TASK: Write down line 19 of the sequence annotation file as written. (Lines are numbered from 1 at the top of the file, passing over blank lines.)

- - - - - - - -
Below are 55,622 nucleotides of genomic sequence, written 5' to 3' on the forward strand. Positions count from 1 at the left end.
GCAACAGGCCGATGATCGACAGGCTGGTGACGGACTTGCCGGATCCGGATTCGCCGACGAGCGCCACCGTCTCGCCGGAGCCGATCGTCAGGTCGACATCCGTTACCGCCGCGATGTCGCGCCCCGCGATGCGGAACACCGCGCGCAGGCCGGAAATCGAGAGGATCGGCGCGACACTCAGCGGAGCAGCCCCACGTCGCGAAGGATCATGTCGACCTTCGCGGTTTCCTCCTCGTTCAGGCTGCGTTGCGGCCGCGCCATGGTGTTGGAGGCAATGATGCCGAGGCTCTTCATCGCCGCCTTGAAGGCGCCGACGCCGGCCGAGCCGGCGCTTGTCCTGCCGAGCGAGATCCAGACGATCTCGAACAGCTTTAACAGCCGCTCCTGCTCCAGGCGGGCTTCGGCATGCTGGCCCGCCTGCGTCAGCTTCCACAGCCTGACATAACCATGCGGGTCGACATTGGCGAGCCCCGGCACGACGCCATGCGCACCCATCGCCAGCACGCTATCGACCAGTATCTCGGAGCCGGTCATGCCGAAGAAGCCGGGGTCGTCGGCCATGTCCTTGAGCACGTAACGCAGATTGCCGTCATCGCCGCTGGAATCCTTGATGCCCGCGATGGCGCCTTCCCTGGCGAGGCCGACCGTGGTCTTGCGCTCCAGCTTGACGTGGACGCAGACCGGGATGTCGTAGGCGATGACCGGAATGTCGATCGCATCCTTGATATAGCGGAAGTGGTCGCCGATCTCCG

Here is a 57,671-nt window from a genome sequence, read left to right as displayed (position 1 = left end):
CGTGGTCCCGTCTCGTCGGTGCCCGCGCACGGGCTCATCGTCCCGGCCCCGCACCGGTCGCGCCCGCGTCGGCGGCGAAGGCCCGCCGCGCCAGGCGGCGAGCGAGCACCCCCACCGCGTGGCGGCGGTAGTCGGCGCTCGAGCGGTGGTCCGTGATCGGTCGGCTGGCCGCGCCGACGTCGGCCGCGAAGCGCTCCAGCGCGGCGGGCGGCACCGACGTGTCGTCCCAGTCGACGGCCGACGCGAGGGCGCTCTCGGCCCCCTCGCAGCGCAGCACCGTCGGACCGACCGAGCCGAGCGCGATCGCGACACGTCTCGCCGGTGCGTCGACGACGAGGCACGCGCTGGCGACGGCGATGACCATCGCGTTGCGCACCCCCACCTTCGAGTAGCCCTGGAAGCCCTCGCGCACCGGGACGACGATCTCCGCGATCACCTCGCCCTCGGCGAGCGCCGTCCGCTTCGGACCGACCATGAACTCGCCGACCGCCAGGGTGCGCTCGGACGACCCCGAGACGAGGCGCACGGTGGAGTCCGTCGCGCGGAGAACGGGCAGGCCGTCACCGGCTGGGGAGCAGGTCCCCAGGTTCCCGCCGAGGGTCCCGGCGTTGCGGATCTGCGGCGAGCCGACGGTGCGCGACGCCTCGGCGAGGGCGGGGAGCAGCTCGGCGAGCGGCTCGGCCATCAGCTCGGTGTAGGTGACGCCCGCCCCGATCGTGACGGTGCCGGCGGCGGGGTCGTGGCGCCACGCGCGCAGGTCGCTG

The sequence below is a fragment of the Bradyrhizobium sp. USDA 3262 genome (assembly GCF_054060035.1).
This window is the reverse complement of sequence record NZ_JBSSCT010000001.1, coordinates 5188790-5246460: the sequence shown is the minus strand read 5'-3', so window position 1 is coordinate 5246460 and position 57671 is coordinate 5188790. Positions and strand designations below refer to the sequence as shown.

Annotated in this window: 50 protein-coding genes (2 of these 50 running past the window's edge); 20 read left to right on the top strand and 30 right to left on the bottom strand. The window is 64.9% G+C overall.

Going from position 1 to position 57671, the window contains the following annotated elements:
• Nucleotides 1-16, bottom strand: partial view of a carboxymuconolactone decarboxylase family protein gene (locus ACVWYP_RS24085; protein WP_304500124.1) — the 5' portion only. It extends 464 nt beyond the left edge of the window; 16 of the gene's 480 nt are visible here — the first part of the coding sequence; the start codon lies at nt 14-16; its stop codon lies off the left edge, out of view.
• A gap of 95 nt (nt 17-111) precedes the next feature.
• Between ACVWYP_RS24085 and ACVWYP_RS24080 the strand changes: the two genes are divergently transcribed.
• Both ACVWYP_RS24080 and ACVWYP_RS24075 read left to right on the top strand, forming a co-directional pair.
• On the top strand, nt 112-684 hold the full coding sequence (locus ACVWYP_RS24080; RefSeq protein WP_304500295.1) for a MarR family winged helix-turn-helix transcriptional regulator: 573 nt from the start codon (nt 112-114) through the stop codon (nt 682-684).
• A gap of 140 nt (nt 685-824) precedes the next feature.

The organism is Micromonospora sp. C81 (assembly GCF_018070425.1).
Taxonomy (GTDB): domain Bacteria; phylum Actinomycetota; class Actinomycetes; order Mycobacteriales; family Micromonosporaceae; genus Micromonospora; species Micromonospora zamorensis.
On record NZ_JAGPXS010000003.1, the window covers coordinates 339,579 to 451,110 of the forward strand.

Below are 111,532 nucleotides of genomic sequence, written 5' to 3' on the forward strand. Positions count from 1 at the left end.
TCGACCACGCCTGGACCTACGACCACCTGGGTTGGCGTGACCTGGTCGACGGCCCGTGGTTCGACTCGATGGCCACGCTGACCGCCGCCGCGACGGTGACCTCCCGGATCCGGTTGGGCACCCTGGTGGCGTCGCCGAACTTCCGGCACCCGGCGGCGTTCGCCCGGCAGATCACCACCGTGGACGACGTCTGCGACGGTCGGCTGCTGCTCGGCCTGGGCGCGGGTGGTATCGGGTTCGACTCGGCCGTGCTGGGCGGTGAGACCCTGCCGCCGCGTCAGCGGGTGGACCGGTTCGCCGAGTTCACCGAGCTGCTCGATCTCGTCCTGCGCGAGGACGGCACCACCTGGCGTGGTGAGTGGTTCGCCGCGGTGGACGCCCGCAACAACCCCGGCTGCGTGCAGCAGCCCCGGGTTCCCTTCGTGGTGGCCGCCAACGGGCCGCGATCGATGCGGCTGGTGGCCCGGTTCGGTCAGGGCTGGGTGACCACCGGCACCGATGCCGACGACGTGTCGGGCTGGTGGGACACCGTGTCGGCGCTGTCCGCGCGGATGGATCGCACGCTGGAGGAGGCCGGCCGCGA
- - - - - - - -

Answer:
TCGACCACGCCTGGACCTACGACCACCTGGGTTGGCGTGACCTGGTCGACGGCCCGTGGTTCGACTCGATGGCCACGCTGACCGCCGCCGCGACGGTGACCTCCCGGATCCGGTTGGGCACCCTGGTGGCGTCGCCGAACTTCCGGCACCCGGCGGCGTTCGCCCGGCAGATCACCACCGTGGACGACGTCTGCGACGGTCGGCTGCTGCTCGGCCTGGGCGCGGGTGGTATCGGGTTCGACTCGGCCGTGCTGGGCGGTGAGACCCTGCCGCCGCGTCAGCGGGTGGACCGGTTCGCCGAGTTCACCGAGCTGCTCGATCTCGTCCTGCGCGAGGACGGCACCACCTGGCGTGGTGAGTGGTTCGCCGCGGTGGACGCCCGCAACAACCCCGGCTGCGTGCAGCAGCCCCGGGTTCCCTTCGTGGTGGCCGCCAACGGGCCGCGATCGATGCGGCTGGTGGCCCGGTTCGGTCAGGGCTGGGTGACCACCGGCACCGATGCCGACGACGTGTCGGGCTGGTGGGACACCGTGTCGGCGCTGTCCGCGCGGATGGATCGCACGCTGGAGGAGGCCGGCCGCGA